Melissa Broder
When the Second Avenue Deli became

a bank he got the flu. I made him Jewish

penicillin, me—a vegetarian—

ripping chicken off


the bone; a blizzard of egg noodles, fresh dill,

martyrdom, and parsnips, seeking praise, results,

it worked. He stopped crying about his muscles,

I started looking


at the real estate listings. A year later

we learned his immune system had gone bankrupt.

The liver doc said: Liver. The blood doc: Blood.

The psychologist


called it psychophysiologic illness.

But I was going to heal him with pea soup,

conjure some babushka spirits from shtetl

realms and make it all


better. The docs did what docs do. A teaspoon

of Galantamine, a small pinch of Valcyte,

a half cup of Immune Globulins fumet.

Stir, simmer, and blend.


He still couldn't get out of bed. I made more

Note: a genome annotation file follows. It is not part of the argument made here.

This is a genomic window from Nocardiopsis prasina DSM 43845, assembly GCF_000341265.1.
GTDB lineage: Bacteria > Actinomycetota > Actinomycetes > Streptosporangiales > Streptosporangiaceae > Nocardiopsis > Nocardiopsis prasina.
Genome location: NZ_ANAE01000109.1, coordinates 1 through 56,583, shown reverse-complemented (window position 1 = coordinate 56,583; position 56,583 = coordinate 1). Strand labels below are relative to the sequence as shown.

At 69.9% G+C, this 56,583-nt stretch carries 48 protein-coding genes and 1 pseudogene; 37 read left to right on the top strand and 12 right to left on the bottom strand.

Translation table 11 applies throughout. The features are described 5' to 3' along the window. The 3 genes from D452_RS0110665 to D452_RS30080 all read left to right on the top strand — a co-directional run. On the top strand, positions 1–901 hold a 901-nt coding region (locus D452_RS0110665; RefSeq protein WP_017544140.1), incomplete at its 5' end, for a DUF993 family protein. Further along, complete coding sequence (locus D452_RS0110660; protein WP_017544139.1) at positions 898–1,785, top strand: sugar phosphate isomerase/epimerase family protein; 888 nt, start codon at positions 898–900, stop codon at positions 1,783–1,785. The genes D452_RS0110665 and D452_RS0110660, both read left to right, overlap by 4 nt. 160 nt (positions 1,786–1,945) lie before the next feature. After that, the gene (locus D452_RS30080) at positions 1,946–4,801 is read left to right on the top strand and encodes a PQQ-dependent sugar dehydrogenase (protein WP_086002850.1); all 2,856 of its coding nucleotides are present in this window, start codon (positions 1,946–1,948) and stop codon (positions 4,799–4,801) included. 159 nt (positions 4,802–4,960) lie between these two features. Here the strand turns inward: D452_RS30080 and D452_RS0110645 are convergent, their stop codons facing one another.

soup. African peanut, escarole and bean,

zucchini cheese, alphabet. Everyone,

it seemed, had someone


to recommend. A healer in Ithaca

Uncle David went to see. A sage in Taos.

A D.O. with a radio show. Hope soup.

Snake oil salesman soup.

  Melissa Broder is a literary publicist getting her MFA in poetry from The City College of New York. She is the recipient of the 2008 Stark Poetry Prize in Honor of Raymond Patterson and The 2008 Jerome Lowell Dejur Award. Her work has most recently appeared in: Opium Magazine, Del Sol Review and Flesh.
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